Badger Meter, Aeris Bring Cellular-Based Smart Water Meters to Santa Fe

California is suffering through a historic drought. The water level in Lake Mead is at only 42 percent of capacity, which not only means likely water shortages for cities and industries dependent on the Colorado River, but also reduced power generation at Hoover Dam. A new study conducted by the National Aeronautics and Space Administration (NASA) predicts that the changing climate means parts of the Western United States are likely to suffer from decades-long droughts during this century. As it becomes ever more precious, potable water is also going to command a higher price from ratepayers.

Water scarcity is a major reason why water utility providers are replacing analog meters with advanced metering infrastructure, which relies on various radio frequency technologies to establish two-way communication links between the meters and the utility’s network. The technology also empowers utilities to monitor water usage in real or near-real time, while also providing ratepayers with tools that help them understand their water usage and employ water-saving practices.

The Badger smart water meter line

Badger Meter, a manufacturer of flow measurement and control systems, and Aeris, a provider of cellular-based machine-to-machine communication systems, are partnering to provide advanced metering to the city of Santa Fe, N.M. The city’s water department is currently rolling out Badger smart water meters to its 34,000 customers (both households and businesses).

“We offer a managed solution,” explains John Fillinger, Badger Meter’s director of marketing. “Rather than the utility owning and operating the communications infrastructure and software, we deploy the meters and host the software. The utility does not need to buy servers or manage software updates.”

At each location, Badger Meter is swapping out the old water meters for new units, which contain integrated encoders (which translate the mechanical movement in the meter into a digital format) and an Aeris cellular modem.

Instead of dispatching manual meter readers, the utility will now be able to track usage and issue bills electronically. Badger uses Aeris’ AerPort software portal to provision each Badger meter and activate metering, and then utilizes its Beacon cloud-based advanced metering analytics platform, Badger manages all accounts and usage analytics. Santa Fe’s water division can then log into the platform and set thresholds for the accounts, which the analysis software uses to trigger alerts to the utility if a meter detects unusually high or constant water flow, likely indicating a leak. The utility can then dispatch a technician to the site of the likely leak, or contact the ratepayer.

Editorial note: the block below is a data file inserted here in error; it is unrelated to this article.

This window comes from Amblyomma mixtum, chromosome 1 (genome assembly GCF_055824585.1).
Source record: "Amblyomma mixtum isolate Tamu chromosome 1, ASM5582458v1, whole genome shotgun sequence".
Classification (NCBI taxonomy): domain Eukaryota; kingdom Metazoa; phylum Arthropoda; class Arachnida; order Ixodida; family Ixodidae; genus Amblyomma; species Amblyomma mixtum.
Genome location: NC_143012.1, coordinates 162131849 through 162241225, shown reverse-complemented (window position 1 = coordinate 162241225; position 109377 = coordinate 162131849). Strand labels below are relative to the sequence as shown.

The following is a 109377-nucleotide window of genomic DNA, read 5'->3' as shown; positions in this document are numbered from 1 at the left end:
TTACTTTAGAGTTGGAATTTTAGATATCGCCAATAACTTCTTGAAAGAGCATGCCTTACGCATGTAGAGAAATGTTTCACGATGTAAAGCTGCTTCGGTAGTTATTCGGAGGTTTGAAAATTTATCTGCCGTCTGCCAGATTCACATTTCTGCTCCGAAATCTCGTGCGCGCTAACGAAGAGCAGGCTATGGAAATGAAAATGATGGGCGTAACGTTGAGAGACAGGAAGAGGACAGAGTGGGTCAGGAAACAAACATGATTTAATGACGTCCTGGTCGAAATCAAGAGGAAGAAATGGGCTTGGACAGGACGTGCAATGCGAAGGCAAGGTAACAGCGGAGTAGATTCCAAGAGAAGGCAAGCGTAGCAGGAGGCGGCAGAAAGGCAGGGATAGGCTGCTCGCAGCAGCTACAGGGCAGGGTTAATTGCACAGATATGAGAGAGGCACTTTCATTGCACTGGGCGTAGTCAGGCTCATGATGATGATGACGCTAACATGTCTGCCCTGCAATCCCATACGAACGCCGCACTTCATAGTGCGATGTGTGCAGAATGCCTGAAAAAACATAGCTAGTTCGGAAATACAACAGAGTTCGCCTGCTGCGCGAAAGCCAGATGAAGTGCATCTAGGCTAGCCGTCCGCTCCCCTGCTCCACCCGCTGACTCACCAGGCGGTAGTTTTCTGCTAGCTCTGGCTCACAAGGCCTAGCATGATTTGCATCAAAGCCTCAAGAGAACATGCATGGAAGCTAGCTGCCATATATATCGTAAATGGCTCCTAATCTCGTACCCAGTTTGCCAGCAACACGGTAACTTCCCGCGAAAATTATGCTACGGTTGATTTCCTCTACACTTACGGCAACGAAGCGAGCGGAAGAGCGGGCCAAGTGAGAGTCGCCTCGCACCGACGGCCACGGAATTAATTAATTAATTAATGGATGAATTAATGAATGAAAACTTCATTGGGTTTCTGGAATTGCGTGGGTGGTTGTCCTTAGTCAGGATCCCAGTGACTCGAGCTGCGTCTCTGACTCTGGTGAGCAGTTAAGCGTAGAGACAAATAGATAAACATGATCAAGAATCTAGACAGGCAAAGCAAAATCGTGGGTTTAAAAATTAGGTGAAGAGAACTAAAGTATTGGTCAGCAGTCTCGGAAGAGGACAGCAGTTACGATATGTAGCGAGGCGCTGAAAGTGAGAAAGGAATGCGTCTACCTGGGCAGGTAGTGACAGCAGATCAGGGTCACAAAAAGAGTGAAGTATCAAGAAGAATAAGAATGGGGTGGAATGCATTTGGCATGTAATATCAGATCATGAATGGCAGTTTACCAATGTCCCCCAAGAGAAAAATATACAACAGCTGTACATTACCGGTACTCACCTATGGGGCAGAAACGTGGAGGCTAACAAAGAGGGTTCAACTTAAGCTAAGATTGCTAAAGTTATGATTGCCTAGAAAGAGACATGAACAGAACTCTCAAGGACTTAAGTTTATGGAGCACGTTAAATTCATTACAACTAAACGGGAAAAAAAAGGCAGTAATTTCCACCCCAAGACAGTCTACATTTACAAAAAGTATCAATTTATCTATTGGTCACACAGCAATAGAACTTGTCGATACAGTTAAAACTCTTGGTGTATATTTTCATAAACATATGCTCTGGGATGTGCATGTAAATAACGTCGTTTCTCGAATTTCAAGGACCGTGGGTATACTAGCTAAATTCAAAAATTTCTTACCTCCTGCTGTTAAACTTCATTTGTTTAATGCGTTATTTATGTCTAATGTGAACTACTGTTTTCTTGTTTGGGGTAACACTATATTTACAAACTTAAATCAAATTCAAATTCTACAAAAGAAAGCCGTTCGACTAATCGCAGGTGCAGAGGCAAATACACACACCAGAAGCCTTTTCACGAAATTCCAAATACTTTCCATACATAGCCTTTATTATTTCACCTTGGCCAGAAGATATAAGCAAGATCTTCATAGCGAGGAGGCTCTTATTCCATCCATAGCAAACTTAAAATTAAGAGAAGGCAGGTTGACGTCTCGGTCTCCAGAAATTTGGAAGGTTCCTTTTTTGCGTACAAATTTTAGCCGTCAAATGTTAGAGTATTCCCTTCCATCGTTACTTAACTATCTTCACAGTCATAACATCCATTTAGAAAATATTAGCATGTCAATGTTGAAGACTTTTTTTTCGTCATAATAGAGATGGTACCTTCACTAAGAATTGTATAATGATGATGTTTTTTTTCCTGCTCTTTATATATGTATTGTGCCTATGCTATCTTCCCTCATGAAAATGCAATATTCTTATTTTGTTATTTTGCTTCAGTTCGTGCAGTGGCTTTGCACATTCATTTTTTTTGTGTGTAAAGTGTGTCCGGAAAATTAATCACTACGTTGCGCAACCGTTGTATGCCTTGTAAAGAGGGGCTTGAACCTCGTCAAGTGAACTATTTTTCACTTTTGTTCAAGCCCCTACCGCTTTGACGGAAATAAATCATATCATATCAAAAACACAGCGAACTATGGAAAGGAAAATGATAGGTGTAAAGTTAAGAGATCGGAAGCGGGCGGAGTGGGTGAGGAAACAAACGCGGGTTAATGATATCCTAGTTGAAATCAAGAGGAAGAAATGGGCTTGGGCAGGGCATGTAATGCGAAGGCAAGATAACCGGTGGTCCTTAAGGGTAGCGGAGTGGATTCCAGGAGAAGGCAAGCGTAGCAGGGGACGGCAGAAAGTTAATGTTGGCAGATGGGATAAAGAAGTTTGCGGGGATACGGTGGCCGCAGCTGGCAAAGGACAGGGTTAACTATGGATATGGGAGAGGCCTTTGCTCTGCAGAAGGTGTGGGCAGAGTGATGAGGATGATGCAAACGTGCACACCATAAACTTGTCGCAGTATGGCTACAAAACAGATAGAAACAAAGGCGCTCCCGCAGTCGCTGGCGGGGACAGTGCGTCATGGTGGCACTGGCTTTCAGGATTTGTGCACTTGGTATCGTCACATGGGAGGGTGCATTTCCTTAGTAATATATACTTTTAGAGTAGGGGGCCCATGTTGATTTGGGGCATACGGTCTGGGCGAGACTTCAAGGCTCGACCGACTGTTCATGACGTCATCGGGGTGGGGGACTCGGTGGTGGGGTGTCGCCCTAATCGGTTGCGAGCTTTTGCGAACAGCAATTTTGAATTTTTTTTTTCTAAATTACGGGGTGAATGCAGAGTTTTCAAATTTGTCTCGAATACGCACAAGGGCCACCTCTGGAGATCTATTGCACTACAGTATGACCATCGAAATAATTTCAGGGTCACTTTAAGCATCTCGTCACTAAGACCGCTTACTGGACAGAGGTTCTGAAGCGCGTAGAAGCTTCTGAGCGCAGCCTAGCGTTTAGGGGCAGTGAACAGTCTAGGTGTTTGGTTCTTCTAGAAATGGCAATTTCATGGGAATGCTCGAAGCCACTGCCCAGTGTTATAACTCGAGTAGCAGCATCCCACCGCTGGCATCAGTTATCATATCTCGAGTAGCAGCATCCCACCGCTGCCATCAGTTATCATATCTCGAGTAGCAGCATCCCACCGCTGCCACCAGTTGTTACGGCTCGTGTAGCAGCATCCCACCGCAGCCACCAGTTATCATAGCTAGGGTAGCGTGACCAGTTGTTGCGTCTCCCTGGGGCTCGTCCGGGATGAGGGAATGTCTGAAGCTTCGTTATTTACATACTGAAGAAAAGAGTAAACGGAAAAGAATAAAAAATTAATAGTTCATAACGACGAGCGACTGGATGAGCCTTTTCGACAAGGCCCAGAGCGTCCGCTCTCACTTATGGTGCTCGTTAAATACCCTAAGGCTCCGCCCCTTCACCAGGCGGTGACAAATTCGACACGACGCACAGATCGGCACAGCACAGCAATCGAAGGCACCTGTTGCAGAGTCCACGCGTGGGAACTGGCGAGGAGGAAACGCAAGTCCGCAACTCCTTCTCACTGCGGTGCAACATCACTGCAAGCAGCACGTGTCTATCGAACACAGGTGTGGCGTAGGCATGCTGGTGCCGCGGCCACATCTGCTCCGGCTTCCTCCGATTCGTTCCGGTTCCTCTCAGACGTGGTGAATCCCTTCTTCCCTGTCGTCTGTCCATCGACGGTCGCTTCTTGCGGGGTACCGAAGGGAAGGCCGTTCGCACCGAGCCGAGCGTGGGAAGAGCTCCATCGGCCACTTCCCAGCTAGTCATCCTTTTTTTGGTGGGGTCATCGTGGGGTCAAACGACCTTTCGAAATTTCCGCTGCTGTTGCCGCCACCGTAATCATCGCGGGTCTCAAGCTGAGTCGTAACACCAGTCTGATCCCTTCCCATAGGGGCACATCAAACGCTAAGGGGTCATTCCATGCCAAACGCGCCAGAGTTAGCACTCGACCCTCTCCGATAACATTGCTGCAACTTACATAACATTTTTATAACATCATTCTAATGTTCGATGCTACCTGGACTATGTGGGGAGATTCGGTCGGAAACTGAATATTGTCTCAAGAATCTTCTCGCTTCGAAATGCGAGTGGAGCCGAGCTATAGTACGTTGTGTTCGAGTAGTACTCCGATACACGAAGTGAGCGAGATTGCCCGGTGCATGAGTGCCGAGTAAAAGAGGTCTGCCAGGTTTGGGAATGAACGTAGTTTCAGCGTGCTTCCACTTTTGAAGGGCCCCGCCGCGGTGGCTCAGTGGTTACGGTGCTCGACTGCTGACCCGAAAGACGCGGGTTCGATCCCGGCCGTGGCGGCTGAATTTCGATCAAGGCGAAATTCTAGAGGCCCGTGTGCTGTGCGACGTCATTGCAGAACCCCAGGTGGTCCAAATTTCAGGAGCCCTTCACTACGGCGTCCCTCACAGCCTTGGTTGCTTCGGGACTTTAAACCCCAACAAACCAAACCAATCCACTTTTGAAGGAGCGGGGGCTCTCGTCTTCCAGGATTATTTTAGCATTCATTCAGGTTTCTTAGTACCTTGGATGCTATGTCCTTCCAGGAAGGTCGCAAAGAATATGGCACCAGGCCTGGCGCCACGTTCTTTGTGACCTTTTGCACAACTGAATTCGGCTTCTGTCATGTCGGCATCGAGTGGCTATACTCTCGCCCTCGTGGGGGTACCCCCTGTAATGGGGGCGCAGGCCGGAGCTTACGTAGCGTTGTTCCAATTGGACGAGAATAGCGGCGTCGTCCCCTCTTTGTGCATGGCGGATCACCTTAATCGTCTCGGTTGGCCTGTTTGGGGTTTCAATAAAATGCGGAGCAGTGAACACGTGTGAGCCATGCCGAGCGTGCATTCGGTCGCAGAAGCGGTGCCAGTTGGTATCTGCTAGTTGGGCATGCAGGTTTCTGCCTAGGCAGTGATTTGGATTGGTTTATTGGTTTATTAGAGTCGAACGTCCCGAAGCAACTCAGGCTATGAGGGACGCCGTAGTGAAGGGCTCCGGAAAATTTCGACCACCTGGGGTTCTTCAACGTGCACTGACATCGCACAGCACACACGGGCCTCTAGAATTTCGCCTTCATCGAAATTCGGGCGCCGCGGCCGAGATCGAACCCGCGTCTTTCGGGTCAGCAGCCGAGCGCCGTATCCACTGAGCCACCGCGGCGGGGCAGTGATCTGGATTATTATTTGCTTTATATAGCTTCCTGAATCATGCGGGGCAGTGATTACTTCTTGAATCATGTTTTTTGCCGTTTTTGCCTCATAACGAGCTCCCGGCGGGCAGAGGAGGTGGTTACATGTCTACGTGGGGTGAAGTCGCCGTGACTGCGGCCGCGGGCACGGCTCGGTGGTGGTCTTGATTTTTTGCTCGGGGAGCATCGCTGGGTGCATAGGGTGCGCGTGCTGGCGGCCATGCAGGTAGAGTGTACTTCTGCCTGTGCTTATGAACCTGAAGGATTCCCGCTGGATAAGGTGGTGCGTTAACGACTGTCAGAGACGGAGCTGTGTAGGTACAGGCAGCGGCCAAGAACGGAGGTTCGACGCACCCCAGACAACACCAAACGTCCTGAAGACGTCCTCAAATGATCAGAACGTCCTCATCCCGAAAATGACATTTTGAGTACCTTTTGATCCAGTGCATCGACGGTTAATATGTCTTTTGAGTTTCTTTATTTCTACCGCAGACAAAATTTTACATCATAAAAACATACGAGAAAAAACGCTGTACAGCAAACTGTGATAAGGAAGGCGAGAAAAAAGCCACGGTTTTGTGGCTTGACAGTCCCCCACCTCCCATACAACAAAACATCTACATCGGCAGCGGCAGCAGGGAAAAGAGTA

The Beacon platform also monitors which meters are not transmitting data at a set interval, allowing Badger and Aeris to resolve any communication issues. This ensures that the utility maintains proper billing records.

In addition, Beacon maintains usage profiles for every ratepayer. By knowing where and when water is used, the utility can use this information to help ratepayers conserve water.

Badger also maintains EyeOnWater, a customer-facing software portal and smartphone and tablet application that gives ratepayers a means of monitoring their own water usage. They can use EyeOnWater to set alerts, which they’ll receive via text or e-mail, in the event that meter readings show unusually high usage or possible leaks, or if usage hits a set threshold within the billing period. In this way, ratepayers can use EyeOnWater to set water or financial conservation goals, or alert the utility if they think there might be a leak in their water pipes.